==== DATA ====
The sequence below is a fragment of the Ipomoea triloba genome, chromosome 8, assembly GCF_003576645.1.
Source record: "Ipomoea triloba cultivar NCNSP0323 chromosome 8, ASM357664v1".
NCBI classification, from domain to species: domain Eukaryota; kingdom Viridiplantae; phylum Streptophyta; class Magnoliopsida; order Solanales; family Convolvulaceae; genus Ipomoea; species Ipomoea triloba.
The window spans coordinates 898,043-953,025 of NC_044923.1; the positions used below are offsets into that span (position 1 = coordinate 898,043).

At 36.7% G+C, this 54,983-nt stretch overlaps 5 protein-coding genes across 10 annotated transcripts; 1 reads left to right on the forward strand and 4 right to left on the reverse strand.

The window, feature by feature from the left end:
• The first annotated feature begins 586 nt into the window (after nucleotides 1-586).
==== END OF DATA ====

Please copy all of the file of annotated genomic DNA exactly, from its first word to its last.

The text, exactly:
The sequence below is a fragment of the Ipomoea triloba genome, chromosome 8, assembly GCF_003576645.1.
Source record: "Ipomoea triloba cultivar NCNSP0323 chromosome 8, ASM357664v1".
NCBI classification, from domain to species: domain Eukaryota; kingdom Viridiplantae; phylum Streptophyta; class Magnoliopsida; order Solanales; family Convolvulaceae; genus Ipomoea; species Ipomoea triloba.
The window spans coordinates 898,043-953,025 of NC_044923.1; the positions used below are offsets into that span (position 1 = coordinate 898,043).

At 36.7% G+C, this 54,983-nt stretch overlaps 5 protein-coding genes across 10 annotated transcripts; 1 reads left to right on the forward strand and 4 right to left on the reverse strand.

The window, feature by feature from the left end:
• The first annotated feature begins 586 nt into the window (after nucleotides 1-586).